Operations & Algebraic Thinking
The Operations and Algebraic Thinking Standards emphasize relationships among quantities, including functions, patterns, ways of representing mathematical relationships, and the analysis of change. Algebra is best learned as a set of concepts and techniques tied to the representation of quantitative relations. It is a style of mathematical thinking for formalizing patterns, functions, and generalizations. Although many adults think that algebra is an area of mathematics more suited to middle school or high school students, even young children can be encouraged to use algebraic reasoning as they study numbers and operations and as they investigate patterns and relations among sets of numbers. In these standards, the connections of algebra to numbers and everyday situations are extended in the later grade bands to include geometric ideas.
In second grade, students need to explore and model relationships using language and notation that are meaningful for them. Students need to see different relationships and make generalizations from their experiences with numbers. Students can model the same quantity in different ways. This helps to deepen their understanding of the concept of number.
Children in second grade build on their understanding of addition and their fluency of addition and subtraction within 10 to develop quick recall of those addition and subtraction facts. They extend this fluency to adding and subtracting within 20 and adding and subtracting within 100 using a paper and pencil. Students are now beginning to solve problems that involve modeling addition and subtraction, place value, and even the Commutative and Associative Properties of Addition. Students should develop strategies to add and subtract multi-digit numbers. They need to be engaged in conversations that lead them to develop and select the most efficient strategies. They should be able to explain why their strategy works. Children in second grade also need to have experiences with estimation on a regular basis so they can begin to estimate sums and differences.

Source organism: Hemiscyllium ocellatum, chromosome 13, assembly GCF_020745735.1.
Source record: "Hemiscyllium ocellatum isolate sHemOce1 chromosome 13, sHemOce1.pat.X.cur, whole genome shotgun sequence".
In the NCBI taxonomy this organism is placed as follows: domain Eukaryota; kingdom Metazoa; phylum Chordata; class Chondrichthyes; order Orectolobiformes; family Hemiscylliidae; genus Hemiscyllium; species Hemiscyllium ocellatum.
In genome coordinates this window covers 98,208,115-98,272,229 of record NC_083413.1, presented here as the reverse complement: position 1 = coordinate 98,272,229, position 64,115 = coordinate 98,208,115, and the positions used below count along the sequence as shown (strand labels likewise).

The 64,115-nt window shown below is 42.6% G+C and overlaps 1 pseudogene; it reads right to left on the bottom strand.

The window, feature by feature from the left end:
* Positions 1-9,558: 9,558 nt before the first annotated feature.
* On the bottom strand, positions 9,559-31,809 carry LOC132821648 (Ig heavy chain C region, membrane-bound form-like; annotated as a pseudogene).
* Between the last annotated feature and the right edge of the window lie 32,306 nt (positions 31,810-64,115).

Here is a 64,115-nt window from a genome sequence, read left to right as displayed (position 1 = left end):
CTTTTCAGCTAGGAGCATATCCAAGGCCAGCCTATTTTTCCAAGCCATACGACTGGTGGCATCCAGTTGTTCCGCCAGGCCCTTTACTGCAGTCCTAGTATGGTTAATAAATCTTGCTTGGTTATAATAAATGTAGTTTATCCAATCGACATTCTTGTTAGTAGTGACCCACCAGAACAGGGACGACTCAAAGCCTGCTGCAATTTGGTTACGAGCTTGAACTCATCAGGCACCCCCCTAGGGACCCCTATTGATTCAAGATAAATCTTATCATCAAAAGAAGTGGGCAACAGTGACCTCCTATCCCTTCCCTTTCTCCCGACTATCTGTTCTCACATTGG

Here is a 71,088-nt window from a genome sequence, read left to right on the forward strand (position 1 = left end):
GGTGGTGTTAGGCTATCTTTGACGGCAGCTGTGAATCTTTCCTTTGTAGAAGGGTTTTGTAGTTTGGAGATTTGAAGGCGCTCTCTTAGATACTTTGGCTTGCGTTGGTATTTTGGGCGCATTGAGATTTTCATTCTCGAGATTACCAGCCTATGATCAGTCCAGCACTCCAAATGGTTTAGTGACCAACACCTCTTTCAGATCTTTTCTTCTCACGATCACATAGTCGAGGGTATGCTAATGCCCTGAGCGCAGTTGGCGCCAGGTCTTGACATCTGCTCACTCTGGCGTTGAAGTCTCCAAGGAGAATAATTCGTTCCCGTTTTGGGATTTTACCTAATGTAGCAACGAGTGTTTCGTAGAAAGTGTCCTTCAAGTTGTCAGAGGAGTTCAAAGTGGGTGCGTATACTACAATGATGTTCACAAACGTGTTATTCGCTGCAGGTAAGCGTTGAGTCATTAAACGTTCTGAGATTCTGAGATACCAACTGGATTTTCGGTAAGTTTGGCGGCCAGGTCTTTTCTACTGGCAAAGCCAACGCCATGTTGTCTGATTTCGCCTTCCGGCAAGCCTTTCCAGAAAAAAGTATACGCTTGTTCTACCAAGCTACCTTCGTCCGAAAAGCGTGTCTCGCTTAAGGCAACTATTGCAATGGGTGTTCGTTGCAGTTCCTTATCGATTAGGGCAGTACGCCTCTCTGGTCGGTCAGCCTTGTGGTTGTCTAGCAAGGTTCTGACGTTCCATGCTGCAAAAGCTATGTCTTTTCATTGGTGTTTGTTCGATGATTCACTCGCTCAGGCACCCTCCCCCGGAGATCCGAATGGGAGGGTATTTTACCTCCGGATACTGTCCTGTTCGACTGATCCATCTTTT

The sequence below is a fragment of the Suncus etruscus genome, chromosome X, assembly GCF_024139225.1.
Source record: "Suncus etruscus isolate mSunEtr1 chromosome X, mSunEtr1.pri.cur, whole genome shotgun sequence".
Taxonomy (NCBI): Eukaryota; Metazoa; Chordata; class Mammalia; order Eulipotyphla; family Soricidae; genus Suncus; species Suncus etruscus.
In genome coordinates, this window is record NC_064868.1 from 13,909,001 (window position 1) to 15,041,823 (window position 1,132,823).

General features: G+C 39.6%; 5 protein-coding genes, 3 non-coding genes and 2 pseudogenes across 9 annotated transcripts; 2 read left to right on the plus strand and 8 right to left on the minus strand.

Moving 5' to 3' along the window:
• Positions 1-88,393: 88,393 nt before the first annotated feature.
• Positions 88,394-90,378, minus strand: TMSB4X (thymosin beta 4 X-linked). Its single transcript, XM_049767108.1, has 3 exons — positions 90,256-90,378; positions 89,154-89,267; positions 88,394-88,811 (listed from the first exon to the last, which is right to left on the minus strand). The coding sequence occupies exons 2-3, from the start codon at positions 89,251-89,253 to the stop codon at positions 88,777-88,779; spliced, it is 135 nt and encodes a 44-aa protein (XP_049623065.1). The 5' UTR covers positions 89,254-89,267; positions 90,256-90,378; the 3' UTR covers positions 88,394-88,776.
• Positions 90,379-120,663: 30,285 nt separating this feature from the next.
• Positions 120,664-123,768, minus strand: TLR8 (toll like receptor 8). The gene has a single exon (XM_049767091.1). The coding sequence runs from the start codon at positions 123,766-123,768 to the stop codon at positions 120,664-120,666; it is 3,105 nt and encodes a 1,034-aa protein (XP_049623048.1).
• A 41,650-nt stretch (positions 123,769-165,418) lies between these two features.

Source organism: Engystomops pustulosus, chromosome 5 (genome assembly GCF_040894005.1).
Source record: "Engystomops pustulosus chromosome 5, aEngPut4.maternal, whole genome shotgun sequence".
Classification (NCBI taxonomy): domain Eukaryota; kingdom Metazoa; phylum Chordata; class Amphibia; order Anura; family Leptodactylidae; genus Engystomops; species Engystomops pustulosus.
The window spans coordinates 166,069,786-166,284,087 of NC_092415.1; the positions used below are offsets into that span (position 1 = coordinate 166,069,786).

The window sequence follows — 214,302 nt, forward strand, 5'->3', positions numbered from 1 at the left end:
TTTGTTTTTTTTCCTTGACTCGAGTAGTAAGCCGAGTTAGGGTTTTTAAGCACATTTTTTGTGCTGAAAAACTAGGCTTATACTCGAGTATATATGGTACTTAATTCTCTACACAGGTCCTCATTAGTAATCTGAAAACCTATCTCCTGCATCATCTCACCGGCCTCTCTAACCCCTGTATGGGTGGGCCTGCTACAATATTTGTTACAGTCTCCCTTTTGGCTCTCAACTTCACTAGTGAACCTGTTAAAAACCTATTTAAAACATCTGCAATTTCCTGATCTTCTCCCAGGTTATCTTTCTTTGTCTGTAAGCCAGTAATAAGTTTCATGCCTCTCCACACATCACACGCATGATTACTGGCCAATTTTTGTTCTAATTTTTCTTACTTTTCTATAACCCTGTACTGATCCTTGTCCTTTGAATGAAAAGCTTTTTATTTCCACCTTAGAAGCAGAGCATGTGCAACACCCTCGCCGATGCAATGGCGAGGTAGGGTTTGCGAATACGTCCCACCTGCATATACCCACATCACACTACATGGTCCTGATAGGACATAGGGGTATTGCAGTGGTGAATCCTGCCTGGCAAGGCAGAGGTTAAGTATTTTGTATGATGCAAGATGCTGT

In second grade, pattern development with skip counting builds the foundation upon which multiplication will be developed in third grade. Skip counting using different numbers, as well as using a hundred chart, reveals numerous patterns that students will easily recognize and be able to talk about. How students use the hundred chart will reveal students’ understanding of counting patterns.
This continuum contains Counting and Cardinality standards for K, Number and Operations and Algebraic Thinking standards K-3, Number and Operations in Base Ten standards K-3, Number and Operations – Fractions standards for grade 3.